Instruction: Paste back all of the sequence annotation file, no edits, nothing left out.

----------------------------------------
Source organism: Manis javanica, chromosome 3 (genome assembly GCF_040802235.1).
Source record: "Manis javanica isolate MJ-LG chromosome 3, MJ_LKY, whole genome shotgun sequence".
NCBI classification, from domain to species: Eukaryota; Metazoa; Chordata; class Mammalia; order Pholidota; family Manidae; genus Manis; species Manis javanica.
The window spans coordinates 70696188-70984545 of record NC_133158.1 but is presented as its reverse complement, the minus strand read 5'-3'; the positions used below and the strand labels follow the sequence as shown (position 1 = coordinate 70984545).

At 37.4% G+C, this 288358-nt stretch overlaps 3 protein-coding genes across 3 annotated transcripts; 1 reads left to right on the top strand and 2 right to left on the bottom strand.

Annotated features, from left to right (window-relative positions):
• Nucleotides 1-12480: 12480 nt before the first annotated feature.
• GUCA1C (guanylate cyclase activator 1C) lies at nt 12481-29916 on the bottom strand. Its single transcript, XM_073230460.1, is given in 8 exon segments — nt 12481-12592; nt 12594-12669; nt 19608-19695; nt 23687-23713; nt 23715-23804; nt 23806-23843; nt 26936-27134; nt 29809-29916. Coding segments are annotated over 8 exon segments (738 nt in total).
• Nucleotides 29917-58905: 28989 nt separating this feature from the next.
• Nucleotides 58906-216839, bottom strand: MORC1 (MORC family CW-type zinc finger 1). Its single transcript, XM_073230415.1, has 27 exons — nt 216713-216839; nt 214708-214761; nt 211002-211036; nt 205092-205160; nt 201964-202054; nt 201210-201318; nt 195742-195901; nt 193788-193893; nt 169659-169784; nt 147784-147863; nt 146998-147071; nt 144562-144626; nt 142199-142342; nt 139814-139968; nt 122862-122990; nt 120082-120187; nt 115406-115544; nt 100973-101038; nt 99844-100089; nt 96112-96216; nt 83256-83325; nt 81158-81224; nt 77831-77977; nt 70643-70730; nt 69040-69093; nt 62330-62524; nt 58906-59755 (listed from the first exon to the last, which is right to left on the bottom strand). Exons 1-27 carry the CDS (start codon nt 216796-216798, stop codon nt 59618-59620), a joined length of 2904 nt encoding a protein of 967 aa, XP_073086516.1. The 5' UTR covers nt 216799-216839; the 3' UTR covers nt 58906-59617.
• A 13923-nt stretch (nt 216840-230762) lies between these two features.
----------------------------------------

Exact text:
Source organism: Manis javanica, chromosome 3 (genome assembly GCF_040802235.1).
Source record: "Manis javanica isolate MJ-LG chromosome 3, MJ_LKY, whole genome shotgun sequence".
NCBI classification, from domain to species: Eukaryota; Metazoa; Chordata; class Mammalia; order Pholidota; family Manidae; genus Manis; species Manis javanica.
The window spans coordinates 70696188-70984545 of record NC_133158.1 but is presented as its reverse complement, the minus strand read 5'-3'; the positions used below and the strand labels follow the sequence as shown (position 1 = coordinate 70984545).

At 37.4% G+C, this 288358-nt stretch overlaps 3 protein-coding genes across 3 annotated transcripts; 1 reads left to right on the top strand and 2 right to left on the bottom strand.

Annotated features, from left to right (window-relative positions):
• Nucleotides 1-12480: 12480 nt before the first annotated feature.
• GUCA1C (guanylate cyclase activator 1C) lies at nt 12481-29916 on the bottom strand. Its single transcript, XM_073230460.1, is given in 8 exon segments — nt 12481-12592; nt 12594-12669; nt 19608-19695; nt 23687-23713; nt 23715-23804; nt 23806-23843; nt 26936-27134; nt 29809-29916. Coding segments are annotated over 8 exon segments (738 nt in total).
• Nucleotides 29917-58905: 28989 nt separating this feature from the next.
• Nucleotides 58906-216839, bottom strand: MORC1 (MORC family CW-type zinc finger 1). Its single transcript, XM_073230415.1, has 27 exons — nt 216713-216839; nt 214708-214761; nt 211002-211036; nt 205092-205160; nt 201964-202054; nt 201210-201318; nt 195742-195901; nt 193788-193893; nt 169659-169784; nt 147784-147863; nt 146998-147071; nt 144562-144626; nt 142199-142342; nt 139814-139968; nt 122862-122990; nt 120082-120187; nt 115406-115544; nt 100973-101038; nt 99844-100089; nt 96112-96216; nt 83256-83325; nt 81158-81224; nt 77831-77977; nt 70643-70730; nt 69040-69093; nt 62330-62524; nt 58906-59755 (listed from the first exon to the last, which is right to left on the bottom strand). Exons 1-27 carry the CDS (start codon nt 216796-216798, stop codon nt 59618-59620), a joined length of 2904 nt encoding a protein of 967 aa, XP_073086516.1. The 5' UTR covers nt 216799-216839; the 3' UTR covers nt 58906-59617.
• A 13923-nt stretch (nt 216840-230762) lies between these two features.